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18 years of Abahlali baseMjondolo

Freedom continues its coverage of Abahlali baseMjondolo, a South African movement of shack dwellers who organise land occupations and communes. Abahlali Youth League issued this statement:

Youth paving the path to a just and equal society for all humankind

The 4th of October marks the day of the establishment of the Abahlali baseMjondolo movement, AbM in short. In 2005, the movement was established because the impoverished, the marginalised and the shack dwellers of South Africa were continuously rejected or left out by the system that had promised to be democratic and free to every citizen of South Africa.

The movement was formed in the Kennedy Road settlement and other settlements in Ward 25 in Durban by young people tired of the inhumane conditions they had to go through every day, faced evictions, and were deprived of their rights to political freedom. Since the movement’s establishment, 25 lives have been lost during the struggle for land, housing and dignity. Amongst the 25, there are young people who were determined to change the oppression faced by the shack dwellers. As the Youth League of the movement, we continue to salute and honour every soul who dedicated their lives to struggling for an equal society in which the dignity of all people is respected. 

In 2008, the Youth League and Women’s League were formed to give the youth and women their space within the wider movement and build the next layers of leadership. The Youth League has been committed to organising and agitating the youth. For the Youth League, the marking of 18 years since the movement’s founding means a journey that has been severely brutal, a journey that has left bruises, a journey that has cost lives and resulted in imprisonment. This journey has created anger but also a journey of learning, celebrations, solidarity and most of all, a journey of dignity and unity. The movement has created a space of belonging and meaning for young people who are otherwise denied a place in an oppressive society, a space where we can be together, learn together and advance and be respected within the movement and our communities.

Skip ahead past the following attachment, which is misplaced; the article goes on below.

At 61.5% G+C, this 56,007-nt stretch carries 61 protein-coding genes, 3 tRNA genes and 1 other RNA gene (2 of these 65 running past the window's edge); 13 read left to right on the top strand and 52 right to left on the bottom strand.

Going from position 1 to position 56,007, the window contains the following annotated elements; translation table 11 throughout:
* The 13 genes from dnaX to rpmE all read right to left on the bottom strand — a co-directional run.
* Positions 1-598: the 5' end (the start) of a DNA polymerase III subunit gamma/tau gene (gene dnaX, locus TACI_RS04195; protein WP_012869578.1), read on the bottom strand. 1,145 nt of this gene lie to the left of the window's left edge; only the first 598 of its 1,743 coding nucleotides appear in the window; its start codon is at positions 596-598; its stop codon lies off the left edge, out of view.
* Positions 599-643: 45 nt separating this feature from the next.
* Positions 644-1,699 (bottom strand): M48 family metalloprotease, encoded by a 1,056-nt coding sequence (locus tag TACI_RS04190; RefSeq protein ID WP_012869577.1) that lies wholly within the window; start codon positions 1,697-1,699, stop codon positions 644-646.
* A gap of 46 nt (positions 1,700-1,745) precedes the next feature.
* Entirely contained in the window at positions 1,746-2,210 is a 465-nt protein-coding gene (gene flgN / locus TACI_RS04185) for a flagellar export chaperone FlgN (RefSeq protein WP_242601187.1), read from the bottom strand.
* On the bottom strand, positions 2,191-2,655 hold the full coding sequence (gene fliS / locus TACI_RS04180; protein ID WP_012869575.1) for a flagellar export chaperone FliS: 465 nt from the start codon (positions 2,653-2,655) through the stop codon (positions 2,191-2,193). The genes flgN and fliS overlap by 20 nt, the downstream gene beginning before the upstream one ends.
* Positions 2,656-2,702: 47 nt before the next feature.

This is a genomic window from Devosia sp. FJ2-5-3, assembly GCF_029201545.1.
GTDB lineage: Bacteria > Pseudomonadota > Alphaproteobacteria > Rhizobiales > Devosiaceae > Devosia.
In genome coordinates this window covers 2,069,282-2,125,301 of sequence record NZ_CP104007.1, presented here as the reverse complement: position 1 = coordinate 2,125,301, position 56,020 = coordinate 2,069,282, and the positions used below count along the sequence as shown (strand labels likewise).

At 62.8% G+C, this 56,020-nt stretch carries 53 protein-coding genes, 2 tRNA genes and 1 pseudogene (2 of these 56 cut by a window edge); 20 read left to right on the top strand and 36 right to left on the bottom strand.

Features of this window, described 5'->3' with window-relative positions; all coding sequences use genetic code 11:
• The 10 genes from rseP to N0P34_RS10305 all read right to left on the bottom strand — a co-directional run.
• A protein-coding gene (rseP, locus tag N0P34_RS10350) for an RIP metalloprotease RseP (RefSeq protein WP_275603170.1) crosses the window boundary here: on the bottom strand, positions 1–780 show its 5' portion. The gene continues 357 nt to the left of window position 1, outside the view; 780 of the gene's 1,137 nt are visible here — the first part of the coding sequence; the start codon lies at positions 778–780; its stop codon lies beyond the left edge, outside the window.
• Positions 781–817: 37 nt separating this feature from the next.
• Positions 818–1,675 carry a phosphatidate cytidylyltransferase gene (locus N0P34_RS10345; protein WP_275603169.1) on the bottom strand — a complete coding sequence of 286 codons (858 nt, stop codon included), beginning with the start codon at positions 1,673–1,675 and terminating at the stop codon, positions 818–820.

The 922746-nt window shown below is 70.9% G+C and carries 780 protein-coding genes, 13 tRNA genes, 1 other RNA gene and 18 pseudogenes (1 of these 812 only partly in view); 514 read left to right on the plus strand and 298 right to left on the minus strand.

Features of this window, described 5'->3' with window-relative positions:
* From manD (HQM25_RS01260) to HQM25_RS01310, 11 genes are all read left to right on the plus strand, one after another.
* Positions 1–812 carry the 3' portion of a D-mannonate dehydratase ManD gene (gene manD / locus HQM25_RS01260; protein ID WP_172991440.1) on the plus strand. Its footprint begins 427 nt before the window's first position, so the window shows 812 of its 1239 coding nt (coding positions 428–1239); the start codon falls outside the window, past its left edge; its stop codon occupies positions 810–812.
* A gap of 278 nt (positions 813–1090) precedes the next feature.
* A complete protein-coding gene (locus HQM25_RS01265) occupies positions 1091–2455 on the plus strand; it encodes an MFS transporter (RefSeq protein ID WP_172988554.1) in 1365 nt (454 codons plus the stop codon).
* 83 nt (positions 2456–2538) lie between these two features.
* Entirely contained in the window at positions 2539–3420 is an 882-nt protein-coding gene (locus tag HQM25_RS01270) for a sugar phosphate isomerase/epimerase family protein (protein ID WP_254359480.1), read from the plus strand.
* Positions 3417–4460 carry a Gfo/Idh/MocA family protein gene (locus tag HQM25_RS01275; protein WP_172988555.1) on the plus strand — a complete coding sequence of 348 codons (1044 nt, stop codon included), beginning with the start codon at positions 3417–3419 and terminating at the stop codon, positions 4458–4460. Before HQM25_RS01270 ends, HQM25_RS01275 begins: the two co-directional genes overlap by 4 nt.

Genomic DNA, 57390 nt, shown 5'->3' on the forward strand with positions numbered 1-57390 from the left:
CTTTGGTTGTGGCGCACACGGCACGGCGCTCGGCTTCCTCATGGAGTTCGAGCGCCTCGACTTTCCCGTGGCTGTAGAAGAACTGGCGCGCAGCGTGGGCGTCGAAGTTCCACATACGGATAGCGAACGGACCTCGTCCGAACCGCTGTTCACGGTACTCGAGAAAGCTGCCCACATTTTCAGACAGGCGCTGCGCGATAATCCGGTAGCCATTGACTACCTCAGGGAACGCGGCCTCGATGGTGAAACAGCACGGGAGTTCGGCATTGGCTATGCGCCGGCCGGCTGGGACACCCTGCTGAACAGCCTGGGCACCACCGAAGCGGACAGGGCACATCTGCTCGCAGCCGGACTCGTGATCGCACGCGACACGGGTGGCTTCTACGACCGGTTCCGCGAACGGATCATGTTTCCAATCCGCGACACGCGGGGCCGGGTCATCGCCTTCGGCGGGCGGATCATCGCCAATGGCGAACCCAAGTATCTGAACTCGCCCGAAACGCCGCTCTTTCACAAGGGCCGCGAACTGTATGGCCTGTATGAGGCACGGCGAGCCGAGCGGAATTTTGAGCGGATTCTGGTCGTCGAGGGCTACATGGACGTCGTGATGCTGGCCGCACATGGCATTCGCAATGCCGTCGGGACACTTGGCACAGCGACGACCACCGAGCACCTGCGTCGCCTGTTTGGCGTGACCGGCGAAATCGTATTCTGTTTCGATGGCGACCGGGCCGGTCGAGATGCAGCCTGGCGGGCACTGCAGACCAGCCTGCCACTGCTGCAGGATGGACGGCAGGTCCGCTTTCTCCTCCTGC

One of the achievements for the people was the defeat of the Slums Act of 2007, which was reminiscent of apartheid policies and seen by many as an attack on the poor. It was judged unconstitutional by the Constitutional Court of South Africa on the 14th of October 2009.

Through the movement, new land has been opened for the poor through occupations, services have been won for shack settlements, and there have been almost no evictions in settlements affiliated with the movement due to resistance against evictions in the streets, occupations and the courts. Through the movement, the impoverished are given attention simply because we have insisted that all people matter regardless of our living conditions. We have opposed xenophobia and insisted on the equality of women.

As young people of the movement, we will continue to struggle for decent jobs, land, free quality education and health care, service delivery, inclusive economic distribution and more, and for our voice to be recognised and heard in all discussions and negotiations. Thus, we say NOTHING ABOUT US WITHOUT US.